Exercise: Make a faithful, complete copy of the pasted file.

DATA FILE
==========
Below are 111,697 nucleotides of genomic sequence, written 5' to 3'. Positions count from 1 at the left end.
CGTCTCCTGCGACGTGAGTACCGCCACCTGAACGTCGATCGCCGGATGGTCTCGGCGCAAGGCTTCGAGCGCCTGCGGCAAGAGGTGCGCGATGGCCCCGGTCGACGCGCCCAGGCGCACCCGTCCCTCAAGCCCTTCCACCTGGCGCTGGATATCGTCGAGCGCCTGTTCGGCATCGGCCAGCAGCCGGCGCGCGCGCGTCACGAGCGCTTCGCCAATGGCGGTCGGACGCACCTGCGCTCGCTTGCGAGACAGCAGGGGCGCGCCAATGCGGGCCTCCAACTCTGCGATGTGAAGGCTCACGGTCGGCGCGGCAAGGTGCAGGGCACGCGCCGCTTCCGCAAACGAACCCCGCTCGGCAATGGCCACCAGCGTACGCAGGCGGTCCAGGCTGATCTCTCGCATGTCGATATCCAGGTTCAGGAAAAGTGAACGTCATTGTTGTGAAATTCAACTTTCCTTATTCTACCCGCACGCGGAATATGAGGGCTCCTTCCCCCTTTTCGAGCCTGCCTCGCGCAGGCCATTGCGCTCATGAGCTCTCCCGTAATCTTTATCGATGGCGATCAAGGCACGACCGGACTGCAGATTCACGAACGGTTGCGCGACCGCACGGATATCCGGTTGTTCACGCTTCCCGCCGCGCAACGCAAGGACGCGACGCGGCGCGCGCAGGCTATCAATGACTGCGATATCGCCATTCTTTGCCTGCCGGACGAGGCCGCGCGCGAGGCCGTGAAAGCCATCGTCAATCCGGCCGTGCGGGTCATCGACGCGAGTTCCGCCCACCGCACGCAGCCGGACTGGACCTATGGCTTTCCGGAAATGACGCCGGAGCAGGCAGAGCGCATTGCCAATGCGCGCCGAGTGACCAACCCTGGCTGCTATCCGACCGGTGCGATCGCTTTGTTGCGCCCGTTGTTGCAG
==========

Below are 111,697 nucleotides of genomic sequence, written 5' to 3'. Positions count from 1 at the left end.
CGTCTCCTGCGACGTGAGTACCGCCACCTGAACGTCGATCGCCGGATGGTCTCGGCGCAAGGCTTCGAGCGCCTGCGGCAAGAGGTGCGCGATGGCCCCGGTCGACGCGCCCAGGCGCACCCGTCCCTCAAGCCCTTCCACCTGGCGCTGGATATCGTCGAGCGCCTGTTCGGCATCGGCCAGCAGCCGGCGCGCGCGCGTCACGAGCGCTTCGCCAATGGCGGTCGGACGCACCTGCGCTCGCTTGCGAGACAGCAGGGGCGCGCCAATGCGGGCCTCCAACTCTGCGATGTGAAGGCTCACGGTCGGCGCGGCAAGGTGCAGGGCACGCGCCGCTTCCGCAAACGAACCCCGCTCGGCAATGGCCACCAGCGTACGCAGGCGGTCCAGGCTGATCTCTCGCATGTCGATATCCAGGTTCAGGAAAAGTGAACGTCATTGTTGTGAAATTCAACTTTCCTTATTCTACCCGCACGCGGAATATGAGGGCTCCTTCCCCCTTTTCGAGCCTGCCTCGCGCAGGCCATTGCGCTCATGAGCTCTCCCGTAATCTTTATCGATGGCGATCAAGGCACGACCGGACTGCAGATTCACGAACGGTTGCGCGACCGCACGGATATCCGGTTGTTCACGCTTCCCGCCGCGCAACGCAAGGACGCGACGCGGCGCGCGCAGGCTATCAATGACTGCGATATCGCCATTCTTTGCCTGCCGGACGAGGCCGCGCGCGAGGCCGTGAAAGCCATCGTCAATCCGGCCGTGCGGGTCATCGACGCGAGTTCCGCCCACCGCACGCAGCCGGACTGGACCTATGGCTTTCCGGAAATGACGCCGGAGCAGGCAGAGCGCATTGCCAATGCGCGCCGAGTGACCAACCCTGGCTGCTATCCGACCGGTGCGATCGCTTTGTTGCGCCCGTTGTTGCAG